At first glance, this looks like one of the color photo escorted tour booklets that UP published after the war. But it’s a brochure (meaning it’s a single piece of paper that unfolds into a large sheet), not a booklet (several sheets stapled together), and it doesn’t advertise escorted tours.
One side of the brochure has six color and six black-and-white photos accompanied by a detailed written description of the dam and the area around it. The other side is a large (18″x31″) color, oblique relief map of the area.
Like the rest of the nation, UP had vacillated between calling the dam Hoover Dam and Boulder Dam. When then-Secretary of the Interior named the dam in 1930, some people questioned naming it after a sitting president. Others thought the Democrats changed the name after Roosevelt was elected to spite his Republican predecessor. The UP Boulder Dam brochure whose cover is shown above dates from 1935 while the Hoover Dam brochure whose cover is shown below dates from 1931–but the brochure itself observed that it had originally been named Boulder Dam. In 1947, Congress officially settled the debate by naming it Hoover Dam.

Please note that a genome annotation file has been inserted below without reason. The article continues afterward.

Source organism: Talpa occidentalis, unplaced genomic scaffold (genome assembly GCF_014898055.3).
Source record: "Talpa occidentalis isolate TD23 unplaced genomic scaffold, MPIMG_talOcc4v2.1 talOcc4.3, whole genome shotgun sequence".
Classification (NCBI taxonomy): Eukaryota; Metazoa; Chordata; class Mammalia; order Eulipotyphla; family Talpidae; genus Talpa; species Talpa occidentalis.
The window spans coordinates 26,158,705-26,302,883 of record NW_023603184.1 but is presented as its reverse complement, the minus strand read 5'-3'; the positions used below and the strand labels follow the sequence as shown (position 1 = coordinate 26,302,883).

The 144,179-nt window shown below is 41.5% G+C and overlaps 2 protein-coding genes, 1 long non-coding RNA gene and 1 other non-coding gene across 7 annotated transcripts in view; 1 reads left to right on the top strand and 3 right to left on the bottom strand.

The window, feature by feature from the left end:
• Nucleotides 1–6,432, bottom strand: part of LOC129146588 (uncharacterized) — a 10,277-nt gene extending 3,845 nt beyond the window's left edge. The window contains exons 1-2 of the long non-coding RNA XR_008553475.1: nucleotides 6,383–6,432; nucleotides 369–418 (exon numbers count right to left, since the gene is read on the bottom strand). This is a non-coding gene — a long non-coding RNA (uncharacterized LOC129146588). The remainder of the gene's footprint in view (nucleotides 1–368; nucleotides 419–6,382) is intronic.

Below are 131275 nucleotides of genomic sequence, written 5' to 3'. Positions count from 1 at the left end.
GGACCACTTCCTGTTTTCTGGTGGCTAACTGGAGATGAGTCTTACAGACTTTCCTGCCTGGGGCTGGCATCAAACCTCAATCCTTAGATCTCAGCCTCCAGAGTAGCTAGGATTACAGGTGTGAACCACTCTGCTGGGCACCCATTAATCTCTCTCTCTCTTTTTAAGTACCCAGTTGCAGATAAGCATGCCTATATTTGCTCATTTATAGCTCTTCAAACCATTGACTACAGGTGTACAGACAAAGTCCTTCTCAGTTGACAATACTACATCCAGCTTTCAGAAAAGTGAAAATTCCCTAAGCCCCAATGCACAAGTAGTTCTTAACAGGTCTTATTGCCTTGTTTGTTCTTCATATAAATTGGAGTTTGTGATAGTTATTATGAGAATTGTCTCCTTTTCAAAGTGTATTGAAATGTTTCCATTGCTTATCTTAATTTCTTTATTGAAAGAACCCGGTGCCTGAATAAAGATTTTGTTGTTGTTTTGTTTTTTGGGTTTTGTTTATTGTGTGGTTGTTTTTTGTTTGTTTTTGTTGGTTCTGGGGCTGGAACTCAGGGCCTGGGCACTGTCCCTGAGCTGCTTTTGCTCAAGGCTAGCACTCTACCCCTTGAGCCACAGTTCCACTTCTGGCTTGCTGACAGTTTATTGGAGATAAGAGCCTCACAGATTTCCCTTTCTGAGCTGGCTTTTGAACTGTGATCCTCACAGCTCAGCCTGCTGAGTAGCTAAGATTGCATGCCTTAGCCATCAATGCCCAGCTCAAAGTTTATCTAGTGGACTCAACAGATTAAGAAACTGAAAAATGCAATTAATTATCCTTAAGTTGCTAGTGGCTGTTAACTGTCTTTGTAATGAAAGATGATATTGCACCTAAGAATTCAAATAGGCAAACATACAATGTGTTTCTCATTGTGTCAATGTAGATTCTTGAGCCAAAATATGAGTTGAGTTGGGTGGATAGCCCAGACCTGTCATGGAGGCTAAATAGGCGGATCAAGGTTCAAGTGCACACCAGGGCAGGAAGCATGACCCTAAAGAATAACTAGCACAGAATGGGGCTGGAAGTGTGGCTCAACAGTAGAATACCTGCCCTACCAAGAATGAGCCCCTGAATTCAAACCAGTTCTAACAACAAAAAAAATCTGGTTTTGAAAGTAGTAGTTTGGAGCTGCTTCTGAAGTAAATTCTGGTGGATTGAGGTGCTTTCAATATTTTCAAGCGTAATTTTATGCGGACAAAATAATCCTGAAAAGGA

UP sent this brochure, along with yesterday’s map and a timetable, to 14-year-old George Trowbridge in September, 1947. Of all the brochures and publications young George could have asked for–booklets on California, Colorado, Yellowstone, and Zion, among other places–why did he choose a brochure about Hoover Dam?